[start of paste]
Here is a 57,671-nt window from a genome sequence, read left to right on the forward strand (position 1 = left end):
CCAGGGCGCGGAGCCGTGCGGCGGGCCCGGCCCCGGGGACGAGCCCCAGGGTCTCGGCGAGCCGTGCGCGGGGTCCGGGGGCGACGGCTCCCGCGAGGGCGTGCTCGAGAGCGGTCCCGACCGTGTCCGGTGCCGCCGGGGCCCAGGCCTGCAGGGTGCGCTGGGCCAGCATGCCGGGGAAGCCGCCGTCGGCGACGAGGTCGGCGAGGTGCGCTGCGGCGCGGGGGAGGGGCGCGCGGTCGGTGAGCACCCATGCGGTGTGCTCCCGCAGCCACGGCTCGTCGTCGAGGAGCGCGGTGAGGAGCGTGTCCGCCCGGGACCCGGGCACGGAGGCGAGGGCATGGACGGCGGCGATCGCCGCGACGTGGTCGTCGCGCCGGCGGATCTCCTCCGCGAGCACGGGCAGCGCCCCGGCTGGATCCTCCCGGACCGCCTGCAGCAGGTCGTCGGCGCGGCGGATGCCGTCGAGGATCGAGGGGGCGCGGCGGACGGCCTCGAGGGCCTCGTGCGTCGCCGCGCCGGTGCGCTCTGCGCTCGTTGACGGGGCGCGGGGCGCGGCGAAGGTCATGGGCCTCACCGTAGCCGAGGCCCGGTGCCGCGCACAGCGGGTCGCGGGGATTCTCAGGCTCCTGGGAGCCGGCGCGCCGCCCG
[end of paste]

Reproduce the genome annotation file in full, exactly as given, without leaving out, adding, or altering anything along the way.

Here is a 57,671-nt window from a genome sequence, read left to right on the forward strand (position 1 = left end):
CCAGGGCGCGGAGCCGTGCGGCGGGCCCGGCCCCGGGGACGAGCCCCAGGGTCTCGGCGAGCCGTGCGCGGGGTCCGGGGGCGACGGCTCCCGCGAGGGCGTGCTCGAGAGCGGTCCCGACCGTGTCCGGTGCCGCCGGGGCCCAGGCCTGCAGGGTGCGCTGGGCCAGCATGCCGGGGAAGCCGCCGTCGGCGACGAGGTCGGCGAGGTGCGCTGCGGCGCGGGGGAGGGGCGCGCGGTCGGTGAGCACCCATGCGGTGTGCTCCCGCAGCCACGGCTCGTCGTCGAGGAGCGCGGTGAGGAGCGTGTCCGCCCGGGACCCGGGCACGGAGGCGAGGGCATGGACGGCGGCGATCGCCGCGACGTGGTCGTCGCGCCGGCGGATCTCCTCCGCGAGCACGGGCAGCGCCCCGGCTGGATCCTCCCGGACCGCCTGCAGCAGGTCGTCGGCGCGGCGGATGCCGTCGAGGATCGAGGGGGCGCGGCGGACGGCCTCGAGGGCCTCGTGCGTCGCCGCGCCGGTGCGCTCTGCGCTCGTTGACGGGGCGCGGGGCGCGGCGAAGGTCATGGGCCTCACCGTAGCCGAGGCCCGGTGCCGCGCACAGCGGGTCGCGGGGATTCTCAGGCTCCTGGGAGCCGGCGCGCCGCCCG